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Oliver v. Ethicon, Inc.

United States District Court, S.D. West Virginia, Charleston Division

July 27, 2017

SYLVIA OLIVER, Plaintiff,
v.
ETHICON, INC., et al., Defendants.

          MEMORANDUM OPINION AND ORDER (DISMISSING WITHOUT PREJUDICE FOR LACK OF PERSONAL JURISDICTION)

          JOSEPH R. GOODWIN UNITED STATES DISTRICT JUDGE.

         Pending before the court is the Motion to Dismiss for Lack of Personal Jurisdiction [ECF No. 35] filed by defendants Ethicon, Inc. and Johnson & Johnson (collectively “Ethicon”). The plaintiff has responded and Ethicon has replied making this matter ripe for review. For the reasons stated below, this motion is GRANTED.

         I. Background

         On October 24, 2012, this case was transferred to one of seven MDLs assigned to me by the Judicial Panel on Multidistrict Litigation concerning the use of transvaginal surgical mesh to treat pelvic organ prolapse (“POP”) and stress urinary incontinence (“SUI”). In the seven MDLs, there are more than 50, 000 cases currently pending, approximately 30, 000 of which are in the Ethicon MDL, MDL 2327.

         In an effort to efficiently and effectively manage this massive MDL, the court decided to conduct pretrial discovery and motions practice on an individualized basis so that once a case is trial-ready (that is, after the court has ruled on all summary judgment motions, among other things), it can then be promptly transferred or remanded to the appropriate district for trial. To this end, the court ordered the plaintiffs and defendants to submit a joint list of 400 of the oldest cases in the Ethicon MDL that name only Ethicon, Inc., Ethicon, LLC, and/or Johnson & Johnson. These cases became part of a “wave” of cases to be prepared for trial and, if necessary, remanded. See Pretrial Order No. 248, In re Ethicon, Inc. Pelvic Repair Sys. Prods. Liab. Litig., No. 2:12-md-02327, Feb. 21, 2017, available at http://www.wvsd.uscourts.gov/MDL/ethicon/orders.html. The plaintiff's case was selected as an “Ethicon Wave 5 case.” On May 25, 2017, pursuant to the plaintiff's unopposed motion, the case was removed from Wave 5. [ECF No. 43].

         The plaintiff's case was initially filed on September 21, 2012 in the District of Minnesota seeking recovery against Ethicon for injuries allegedly related to an implanted Gynecare Prolift manufactured by Ethicon. [ECF No. 1]. According to the plaintiff's Amended Short Form Complaint, the plaintiff is an Arkansas resident who was implanted in Arkansas on September 1, 2006. [ECF No. 13] ¶¶ 4, 10-11.

         Defendant Johnson & Johnson is incorporated in New Jersey and has its principal place of business in New Brunswick, New Jersey. [ECF No. 35-3]. Defendant Ethicon, Inc., a Johnson & Johnson subsidiary, is incorporated in New Jersey and has its principal place of business in Somerville, New Jersey. [ECF No. 35-4]. On May 17, 2017, Ethicon moved to dismiss this case for lack of personal jurisdiction under Federal Rule of Civil Procedure 12(b)(2). [ECF No. 35].

         II. Legal Standard

         A. Motion to Dismiss

         When a defendant moves to dismiss for lack of personal jurisdiction pursuant to Rule 12(b)(2) of the Federal Rules of Civil Procedure, “the plaintiff ultimately bears the burden of proving to the district court judge the existence of jurisdiction over the defendant by a preponderance of the evidence.” New Wellington Fin. Corp. v. Flagship Resort Dev. Corp., 416 F.3d 290, 294 (4th Cir. 2005) (citing Combs v. Bakker, 886 F.2d 673, 676 (4th Cir. 1989)). When the court addresses the jurisdictional question based on the “motion papers, supporting legal memoranda and the relevant allegations of a complaint, the burden on the plaintiff is simply to make a prima facie showing of a sufficient jurisdictional basis to survive the jurisdictional challenge.” Id. (quoting Combs 886 F.2d at 676). In those circumstances, the court “must construe all relevant pleading allegations in the light most favorable to the plaintiff, assume credibility, and draw the most favorable inferences for the existence of jurisdiction.” Id. (quoting Combs 886 F.2d at 676).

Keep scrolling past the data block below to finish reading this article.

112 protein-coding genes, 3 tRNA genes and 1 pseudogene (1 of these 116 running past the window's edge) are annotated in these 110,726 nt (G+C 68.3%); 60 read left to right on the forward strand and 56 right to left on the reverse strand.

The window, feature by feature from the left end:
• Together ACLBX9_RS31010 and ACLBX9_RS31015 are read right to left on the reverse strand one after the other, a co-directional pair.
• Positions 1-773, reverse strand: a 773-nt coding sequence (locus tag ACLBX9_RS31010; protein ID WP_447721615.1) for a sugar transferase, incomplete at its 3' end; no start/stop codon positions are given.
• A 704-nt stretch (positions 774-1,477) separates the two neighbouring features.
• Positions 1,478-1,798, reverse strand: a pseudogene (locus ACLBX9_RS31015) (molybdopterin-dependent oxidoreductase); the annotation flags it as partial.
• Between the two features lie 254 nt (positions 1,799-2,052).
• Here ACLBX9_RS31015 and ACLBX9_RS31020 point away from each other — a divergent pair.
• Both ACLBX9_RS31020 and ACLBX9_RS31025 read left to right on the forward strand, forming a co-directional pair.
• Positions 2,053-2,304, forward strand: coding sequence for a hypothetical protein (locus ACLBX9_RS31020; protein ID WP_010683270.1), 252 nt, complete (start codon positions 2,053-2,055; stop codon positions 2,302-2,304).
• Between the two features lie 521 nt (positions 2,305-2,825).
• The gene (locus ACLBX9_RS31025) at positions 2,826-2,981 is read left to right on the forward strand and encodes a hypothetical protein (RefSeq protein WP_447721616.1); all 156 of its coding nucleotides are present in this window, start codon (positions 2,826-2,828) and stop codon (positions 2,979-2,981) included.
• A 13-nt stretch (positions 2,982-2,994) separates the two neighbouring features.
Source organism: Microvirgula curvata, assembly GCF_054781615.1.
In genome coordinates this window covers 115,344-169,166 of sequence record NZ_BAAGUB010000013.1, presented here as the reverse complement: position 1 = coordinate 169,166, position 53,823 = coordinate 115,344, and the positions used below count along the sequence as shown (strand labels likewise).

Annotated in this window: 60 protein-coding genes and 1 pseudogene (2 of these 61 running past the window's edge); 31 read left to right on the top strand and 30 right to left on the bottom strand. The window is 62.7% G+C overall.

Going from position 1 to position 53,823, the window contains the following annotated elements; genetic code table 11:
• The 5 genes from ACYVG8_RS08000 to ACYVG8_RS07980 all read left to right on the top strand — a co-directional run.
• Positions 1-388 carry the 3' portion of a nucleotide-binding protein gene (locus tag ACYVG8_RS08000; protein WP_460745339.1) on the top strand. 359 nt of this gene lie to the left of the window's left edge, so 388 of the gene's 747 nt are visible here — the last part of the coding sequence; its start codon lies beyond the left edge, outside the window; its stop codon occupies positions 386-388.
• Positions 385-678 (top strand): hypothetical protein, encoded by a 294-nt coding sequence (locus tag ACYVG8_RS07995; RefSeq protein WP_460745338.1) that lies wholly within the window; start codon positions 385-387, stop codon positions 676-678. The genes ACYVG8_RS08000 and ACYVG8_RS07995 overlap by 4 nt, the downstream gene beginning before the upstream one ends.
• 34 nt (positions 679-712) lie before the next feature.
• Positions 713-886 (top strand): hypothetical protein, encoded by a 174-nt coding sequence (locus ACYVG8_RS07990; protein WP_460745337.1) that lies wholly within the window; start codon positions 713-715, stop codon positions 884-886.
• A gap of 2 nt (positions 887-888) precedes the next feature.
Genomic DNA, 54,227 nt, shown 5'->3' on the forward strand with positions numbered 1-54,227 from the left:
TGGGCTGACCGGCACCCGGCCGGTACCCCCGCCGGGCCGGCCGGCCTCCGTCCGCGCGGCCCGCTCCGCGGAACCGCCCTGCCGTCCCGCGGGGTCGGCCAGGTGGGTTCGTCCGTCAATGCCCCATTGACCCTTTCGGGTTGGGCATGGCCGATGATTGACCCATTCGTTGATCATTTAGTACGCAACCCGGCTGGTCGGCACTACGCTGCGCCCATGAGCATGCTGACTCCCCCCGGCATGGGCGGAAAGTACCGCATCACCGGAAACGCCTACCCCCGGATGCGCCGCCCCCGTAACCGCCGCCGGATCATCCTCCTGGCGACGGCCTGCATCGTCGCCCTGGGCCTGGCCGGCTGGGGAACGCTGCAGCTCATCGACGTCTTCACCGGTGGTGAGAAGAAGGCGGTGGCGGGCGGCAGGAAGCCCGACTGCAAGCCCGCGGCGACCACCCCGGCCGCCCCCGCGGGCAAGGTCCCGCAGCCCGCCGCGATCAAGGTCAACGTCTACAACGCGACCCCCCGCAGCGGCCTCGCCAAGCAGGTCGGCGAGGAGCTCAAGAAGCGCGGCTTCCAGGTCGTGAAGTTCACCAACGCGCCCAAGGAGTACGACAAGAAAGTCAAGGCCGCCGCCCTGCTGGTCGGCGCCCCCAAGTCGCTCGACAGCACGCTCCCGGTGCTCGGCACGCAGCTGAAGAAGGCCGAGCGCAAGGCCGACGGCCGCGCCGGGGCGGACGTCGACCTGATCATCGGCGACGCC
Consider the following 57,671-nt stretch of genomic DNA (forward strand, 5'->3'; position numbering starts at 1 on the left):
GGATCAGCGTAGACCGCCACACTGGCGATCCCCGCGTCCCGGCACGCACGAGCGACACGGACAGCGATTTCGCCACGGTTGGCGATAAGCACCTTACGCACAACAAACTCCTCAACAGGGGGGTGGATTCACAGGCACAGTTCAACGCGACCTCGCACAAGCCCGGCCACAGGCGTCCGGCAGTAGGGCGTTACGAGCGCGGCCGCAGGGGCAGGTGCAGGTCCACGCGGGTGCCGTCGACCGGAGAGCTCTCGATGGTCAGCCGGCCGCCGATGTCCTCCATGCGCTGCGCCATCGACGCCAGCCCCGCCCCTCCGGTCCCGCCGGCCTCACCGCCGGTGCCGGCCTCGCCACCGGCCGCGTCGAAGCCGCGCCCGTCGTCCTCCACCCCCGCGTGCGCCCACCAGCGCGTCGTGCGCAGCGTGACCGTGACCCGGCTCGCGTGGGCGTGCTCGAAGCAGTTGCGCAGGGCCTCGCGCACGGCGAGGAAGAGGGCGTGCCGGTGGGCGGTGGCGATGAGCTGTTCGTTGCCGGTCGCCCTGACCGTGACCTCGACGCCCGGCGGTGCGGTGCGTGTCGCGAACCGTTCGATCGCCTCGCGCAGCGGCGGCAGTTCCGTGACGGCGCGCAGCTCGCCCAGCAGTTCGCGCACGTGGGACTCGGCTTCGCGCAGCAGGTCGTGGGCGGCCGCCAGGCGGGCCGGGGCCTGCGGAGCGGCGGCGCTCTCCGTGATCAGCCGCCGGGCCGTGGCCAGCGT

B. Choice of Law

         Under 28 U.S.C. § 1407, this court has authority to rule on pre-trial motions. In multidistrict litigation cases such as this, personal jurisdiction is determined by reference to the law of the transferor forum. In re Plumbing Fixtures Litig., 342 F.Supp. 756, 758 (J.P.M.L. 1972). Specifically, “in cases that are consolidated for pretrial purposes under 28 U.S.C. § 1407, a transferee court can exercise personal jurisdiction only to the same extent as the transferor court could.” In re Sterling Fisher & Co., Inc. Sec. Litig., 222 F.Supp.2d 289, 300 (E.D.N.Y. 2002). Therefore, I apply Minnesota law for the purpose of determining the issue of personal jurisdiction.

         C. Personal Jurisdiction

         “A federal court may assume jurisdiction over a foreign defendant only to the extent permitted by the forum state's long-arm statute and by the Due Process Clause of the Constitution.” Dakota Indus., Inc. v. Ever Best Ltd., 28 F.3d 910, 915 (8th Cir. 1994). The Minnesota long-arm statute “extend[s] jurisdiction to the maximum limit consistent with due process.” Wessels, Arnold & Henderson v. Nat'l Med. Waste, Inc., 65 F.3d 1427, 1431 (8th Cir. 1995). Consequently, the statutory inquiry merges with the constitutional ...


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